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Blake: The Lamb and The Tyger.

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Introduction

Blake: The Lamb and The Tyger 'The Lamb' seems like it is written through the eyes of an innocent child. Like a child the lamb is not fully-grown and still possesses the innocence of youth and it is shown in the poem. It talks about a kind and selfless creator. The use of rhetorical questioning followed by an immediate and simple answer, 'Dost thou know who made thee? / Little Lamb, I'll tell thee,' adds to the childlike quality. Like a child he doesn't question things. The Lamb's gentle nature is emphasised by the word choices about the creator that calm and soothe ('tender,' 'meek,' and 'woolly') and the verbs of giving used such as 'made' and 'gave', finally the setting - a meadow. Another means by which the poet reassures the reader of the gentle and benevolent nature of the creator is through the use of repetition, which allows for a very predictable and simple presentation which is nothing less than intentionally child-like, 'Little Lamb, God Bless thee! ...read more.

Middle

Other alliterations like 'burning bright,' 'distant deeps' and 'what wings' each help create a type of feeling and emotion that is prevalent to the line. The alliteration is successful because it draws you in to the musical meter and makes the sound stick in your mind. The creation verbs 'twist, 'dare,' 'burnt,' and 'seize' foreground the danger and daring of the creation act, while the place of creation is described as a distant, fiery, furnace. And the 'hammer,' 'anvil,' and 'furnace' are images of an industrial revolution which Blake would have seen approaching in his lifetime. These all position the reader to think that the creator of the Tyger is different to the creator of the Lamb. The miss spelling of tiger suggests the exotic or alien quality of the beast. Another idea is that the 'y' in 'Tyger' is acting as the question 'why?' which is the whole point of the poem - questioning. ...read more.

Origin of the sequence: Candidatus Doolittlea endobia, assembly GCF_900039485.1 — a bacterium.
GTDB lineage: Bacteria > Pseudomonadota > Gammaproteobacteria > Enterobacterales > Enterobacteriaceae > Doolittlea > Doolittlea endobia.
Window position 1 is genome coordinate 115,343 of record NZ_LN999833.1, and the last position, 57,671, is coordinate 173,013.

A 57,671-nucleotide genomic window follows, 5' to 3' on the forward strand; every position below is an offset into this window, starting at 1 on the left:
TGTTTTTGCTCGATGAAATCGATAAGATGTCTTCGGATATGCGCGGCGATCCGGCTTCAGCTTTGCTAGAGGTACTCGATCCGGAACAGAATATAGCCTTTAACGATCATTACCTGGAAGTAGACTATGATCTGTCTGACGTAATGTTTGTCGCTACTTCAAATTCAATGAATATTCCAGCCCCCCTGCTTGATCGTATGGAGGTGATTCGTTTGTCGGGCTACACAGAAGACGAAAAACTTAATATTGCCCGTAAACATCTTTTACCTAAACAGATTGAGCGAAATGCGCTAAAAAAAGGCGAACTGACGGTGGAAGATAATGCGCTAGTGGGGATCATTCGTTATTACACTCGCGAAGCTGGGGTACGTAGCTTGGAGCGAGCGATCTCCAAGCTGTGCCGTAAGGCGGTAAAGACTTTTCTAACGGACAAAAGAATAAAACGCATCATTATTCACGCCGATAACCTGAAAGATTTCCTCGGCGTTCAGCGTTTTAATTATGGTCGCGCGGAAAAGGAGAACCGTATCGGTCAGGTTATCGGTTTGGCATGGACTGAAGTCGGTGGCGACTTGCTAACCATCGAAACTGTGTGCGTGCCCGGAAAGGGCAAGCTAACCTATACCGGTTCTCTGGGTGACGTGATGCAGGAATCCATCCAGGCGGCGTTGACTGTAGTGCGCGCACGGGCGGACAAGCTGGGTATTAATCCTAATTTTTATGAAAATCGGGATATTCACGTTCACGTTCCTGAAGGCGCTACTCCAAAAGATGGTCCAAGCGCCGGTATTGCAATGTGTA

Conclusion

They're several comparisons between the two poems, for example, in both poems the narrator is speaking directly to each animal. They are both seen only through a particular point of view. Both 'The Tyger' and 'The Lamb' are about creation. Both the creatures are asked about their creator. Both animals exist in the human heart that both are creations of God and, lastly, that both natures also exist in God. Lambs and tigers are extraordinarily different animals. But are they so different that we would wonder whether God might have made them both? A lamb is a symbol of innocence. A tiger, on the other hand, is a ferocious, fearsome, and violent creature and can thus be taken as a symbol of evil. In contrast to the pastoral setting of the innocent lamb, the tiger is born out of the depths of our consciousness. Blake uses the metaphor of fire to describe the way the tiger sees and is seen. This is not the unpretentious vision of the lamb. By Tom Walker Tom Walker ...read more.

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